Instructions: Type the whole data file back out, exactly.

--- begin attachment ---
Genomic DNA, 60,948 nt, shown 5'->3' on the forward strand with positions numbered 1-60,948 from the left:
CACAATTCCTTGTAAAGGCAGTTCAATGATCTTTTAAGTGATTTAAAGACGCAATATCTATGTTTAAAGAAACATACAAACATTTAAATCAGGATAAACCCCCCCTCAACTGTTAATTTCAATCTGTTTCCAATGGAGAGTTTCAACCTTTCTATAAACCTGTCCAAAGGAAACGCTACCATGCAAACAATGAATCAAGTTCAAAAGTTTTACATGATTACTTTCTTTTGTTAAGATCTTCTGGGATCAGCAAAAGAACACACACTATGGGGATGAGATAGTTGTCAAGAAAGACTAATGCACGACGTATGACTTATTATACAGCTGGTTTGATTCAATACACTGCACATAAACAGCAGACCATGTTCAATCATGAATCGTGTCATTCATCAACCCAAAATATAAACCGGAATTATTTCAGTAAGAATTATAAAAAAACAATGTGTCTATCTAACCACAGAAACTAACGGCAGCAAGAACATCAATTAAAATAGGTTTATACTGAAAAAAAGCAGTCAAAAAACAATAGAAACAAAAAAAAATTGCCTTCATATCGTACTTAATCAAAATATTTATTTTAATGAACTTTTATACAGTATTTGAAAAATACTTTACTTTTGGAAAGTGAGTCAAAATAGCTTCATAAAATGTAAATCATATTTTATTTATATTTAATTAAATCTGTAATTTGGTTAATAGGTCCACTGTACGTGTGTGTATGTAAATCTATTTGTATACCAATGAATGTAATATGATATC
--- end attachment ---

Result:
Genomic DNA, 60,948 nt, shown 5'->3' on the forward strand with positions numbered 1-60,948 from the left:
CACAATTCCTTGTAAAGGCAGTTCAATGATCTTTTAAGTGATTTAAAGACGCAATATCTATGTTTAAAGAAACATACAAACATTTAAATCAGGATAAACCCCCCCTCAACTGTTAATTTCAATCTGTTTCCAATGGAGAGTTTCAACCTTTCTATAAACCTGTCCAAAGGAAACGCTACCATGCAAACAATGAATCAAGTTCAAAAGTTTTACATGATTACTTTCTTTTGTTAAGATCTTCTGGGATCAGCAAAAGAACACACACTATGGGGATGAGATAGTTGTCAAGAAAGACTAATGCACGACGTATGACTTATTATACAGCTGGTTTGATTCAATACACTGCACATAAACAGCAGACCATGTTCAATCATGAATCGTGTCATTCATCAACCCAAAATATAAACCGGAATTATTTCAGTAAGAATTATAAAAAAACAATGTGTCTATCTAACCACAGAAACTAACGGCAGCAAGAACATCAATTAAAATAGGTTTATACTGAAAAAAAGCAGTCAAAAAACAATAGAAACAAAAAAAAATTGCCTTCATATCGTACTTAATCAAAATATTTATTTTAATGAACTTTTATACAGTATTTGAAAAATACTTTACTTTTGGAAAGTGAGTCAAAATAGCTTCATAAAATGTAAATCATATTTTATTTATATTTAATTAAATCTGTAATTTGGTTAATAGGTCCACTGTACGTGTGTGTATGTAAATCTATTTGTATACCAATGAATGTAATATGATATC